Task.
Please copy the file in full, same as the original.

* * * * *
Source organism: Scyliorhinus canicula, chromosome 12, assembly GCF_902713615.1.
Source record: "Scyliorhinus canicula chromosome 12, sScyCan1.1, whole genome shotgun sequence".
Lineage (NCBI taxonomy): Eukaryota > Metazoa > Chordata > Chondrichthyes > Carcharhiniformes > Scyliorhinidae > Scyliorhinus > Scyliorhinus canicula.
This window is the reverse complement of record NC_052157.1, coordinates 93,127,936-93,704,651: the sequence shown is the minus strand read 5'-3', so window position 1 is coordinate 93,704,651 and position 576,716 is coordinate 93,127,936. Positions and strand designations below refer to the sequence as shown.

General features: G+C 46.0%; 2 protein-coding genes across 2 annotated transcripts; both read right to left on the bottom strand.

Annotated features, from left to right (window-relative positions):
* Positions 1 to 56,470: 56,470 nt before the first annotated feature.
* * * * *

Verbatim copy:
Source organism: Scyliorhinus canicula, chromosome 12, assembly GCF_902713615.1.
Source record: "Scyliorhinus canicula chromosome 12, sScyCan1.1, whole genome shotgun sequence".
Lineage (NCBI taxonomy): Eukaryota > Metazoa > Chordata > Chondrichthyes > Carcharhiniformes > Scyliorhinidae > Scyliorhinus > Scyliorhinus canicula.
This window is the reverse complement of record NC_052157.1, coordinates 93,127,936-93,704,651: the sequence shown is the minus strand read 5'-3', so window position 1 is coordinate 93,704,651 and position 576,716 is coordinate 93,127,936. Positions and strand designations below refer to the sequence as shown.

General features: G+C 46.0%; 2 protein-coding genes across 2 annotated transcripts; both read right to left on the bottom strand.

Annotated features, from left to right (window-relative positions):
* Positions 1 to 56,470: 56,470 nt before the first annotated feature.